Still, it’s a surprise signing that will test how well Chilton adapts to endurance racing, and if he doesn’t race, it would open up one of the better remaining seats in Indy Lights.

Jack Miller wins the MotoGP Japanese Grand Prix as Fabio Quartararo stops his downward points’ slide

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Jack Miller ran away with the MotoGP Japanese Grand Prix at Motegi as Fabio Quartararo stopped his downward slide in the championship when a last-lap accident from his closest rival in the standings caused Francesco Bagnaia to score zero points.

Starting seventh, Miller quickly made his way forward. He was second at the end of two laps. One lap later, he grabbed the lead from Jorge Martin. Once in the lead, Miller posted three consecutive fastest laps and was never seriously challenged. It was Australian native Miller’s first race win of the season and his sixth podium finish.

The proximity to his home turf was not lost.

“I can ride a motorcycle sometimes,” Miller said in NBC Sports’ post-race coverage. “I felt amazing all weekend since I rolled out on the first practice. It feels so awesome to be racing on this side of the world.

“What an amazing day. It’s awesome; we have the home Grand Prix coming up shortly. Wedding coming up in a couple of weeks. I’m over the moon; can’t thank everyone enough.”

Miller beat Brad Binder to the line by 3.4 seconds with third-place Jorge Martin finishing about one second behind.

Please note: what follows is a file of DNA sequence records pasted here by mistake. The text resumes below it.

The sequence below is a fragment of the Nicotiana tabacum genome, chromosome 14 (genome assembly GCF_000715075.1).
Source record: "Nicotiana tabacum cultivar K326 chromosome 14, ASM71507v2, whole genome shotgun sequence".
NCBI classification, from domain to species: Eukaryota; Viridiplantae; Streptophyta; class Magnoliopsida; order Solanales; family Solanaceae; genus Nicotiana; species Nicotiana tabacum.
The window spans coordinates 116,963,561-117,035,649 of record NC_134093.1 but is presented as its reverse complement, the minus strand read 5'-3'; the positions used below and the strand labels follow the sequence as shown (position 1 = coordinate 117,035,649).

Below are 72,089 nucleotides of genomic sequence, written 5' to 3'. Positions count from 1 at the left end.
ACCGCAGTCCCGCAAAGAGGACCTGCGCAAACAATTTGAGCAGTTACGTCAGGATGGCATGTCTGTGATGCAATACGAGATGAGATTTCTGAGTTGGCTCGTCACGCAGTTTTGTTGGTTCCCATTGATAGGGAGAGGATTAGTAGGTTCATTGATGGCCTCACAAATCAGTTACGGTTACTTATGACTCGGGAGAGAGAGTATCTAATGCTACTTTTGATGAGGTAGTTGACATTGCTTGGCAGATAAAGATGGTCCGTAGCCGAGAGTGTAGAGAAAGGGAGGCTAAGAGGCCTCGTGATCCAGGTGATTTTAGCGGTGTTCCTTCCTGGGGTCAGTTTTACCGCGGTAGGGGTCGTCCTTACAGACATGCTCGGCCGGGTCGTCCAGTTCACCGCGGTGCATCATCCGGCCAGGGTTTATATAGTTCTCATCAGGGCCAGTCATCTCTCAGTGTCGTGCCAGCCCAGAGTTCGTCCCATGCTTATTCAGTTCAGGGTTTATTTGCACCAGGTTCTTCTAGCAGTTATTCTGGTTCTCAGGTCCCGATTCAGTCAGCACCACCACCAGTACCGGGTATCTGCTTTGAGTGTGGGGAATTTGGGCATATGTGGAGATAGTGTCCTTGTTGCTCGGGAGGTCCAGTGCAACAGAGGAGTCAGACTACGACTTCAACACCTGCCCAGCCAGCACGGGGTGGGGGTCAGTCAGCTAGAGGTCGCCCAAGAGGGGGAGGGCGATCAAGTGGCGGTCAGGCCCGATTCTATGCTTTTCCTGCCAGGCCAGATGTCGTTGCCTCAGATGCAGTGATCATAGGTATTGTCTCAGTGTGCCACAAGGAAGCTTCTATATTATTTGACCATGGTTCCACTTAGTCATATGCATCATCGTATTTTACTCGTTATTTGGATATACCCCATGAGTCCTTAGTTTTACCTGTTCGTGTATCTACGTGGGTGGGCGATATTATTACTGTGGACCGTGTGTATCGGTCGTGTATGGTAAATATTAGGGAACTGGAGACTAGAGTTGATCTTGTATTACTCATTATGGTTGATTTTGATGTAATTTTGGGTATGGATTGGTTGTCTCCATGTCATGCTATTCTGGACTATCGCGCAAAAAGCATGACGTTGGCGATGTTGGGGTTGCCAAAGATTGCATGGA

But the center of the storm was located just inside the top 10 as both Quartararo and Bagnaia started deep in the field.

Quartararo was on the outside of row three in ninth with Bagnaia one row behind in 12th. Neither rider moved up significantly, but the championship continued to be of primary importance as Bagnaia put in a patented late-race charge to settle onto Quartararo’s back tire, which would have allowed the championship leader to gain only a single point.

On the final lap, Bagnaia charged just a little too hard and crashed under heavy braking, throwing away the seven points he would have earned for a ninth-place finish.

The day was even more dramatic for the rider who entered the MotoGP Japanese Grand Prix third in the standings. On the sighting lap, Aleix Espargaro had an alarm sound, so he peeled off into the pits, dropped his primary bike and jumped aboard the backup. Starting from pit lane, he trailed the field and was never able to climb into the points. An undisclosed electronic problem was the culprit.

For Quartararo, gaining eight points on the competition was more than a moral victory. This was a track on which he expected to run moderately, and he did, but the problems for his rivals gives him renewed focus with four rounds remaining.

Next week, the series heads to Thailand and then Miller’s home track of Phillip Island in Australia. They will close out the Pacific Rim portion of the schedule before heading to Spain for the finale in early November.

It would appear team orders are not in play among the Ducati riders. Last week’s winner Enea Bastianini made an aggressive early move on Bagnaia for position before the championship contender wrestled the spot back.

In his second race back following arm surgery, Marc Marquez won the pole. His last pole was more than 1,000 days ago on this same track in 2019, the last time the series competed at Motegi. Marquez slipped to fifth in the middle stages of the race, before regaining a position to finish just off the podium.

In Moto2 competition, Ai Ogura beat Augusto Fernandez to close the gap in that championship to two points. Fernandez holds the scant lead. Alonso Lopez rounded out the podium.

Both American riders, Cameron Beaubier and Joe Roberts finished just outside the top 10 in 11th and 12th respectively.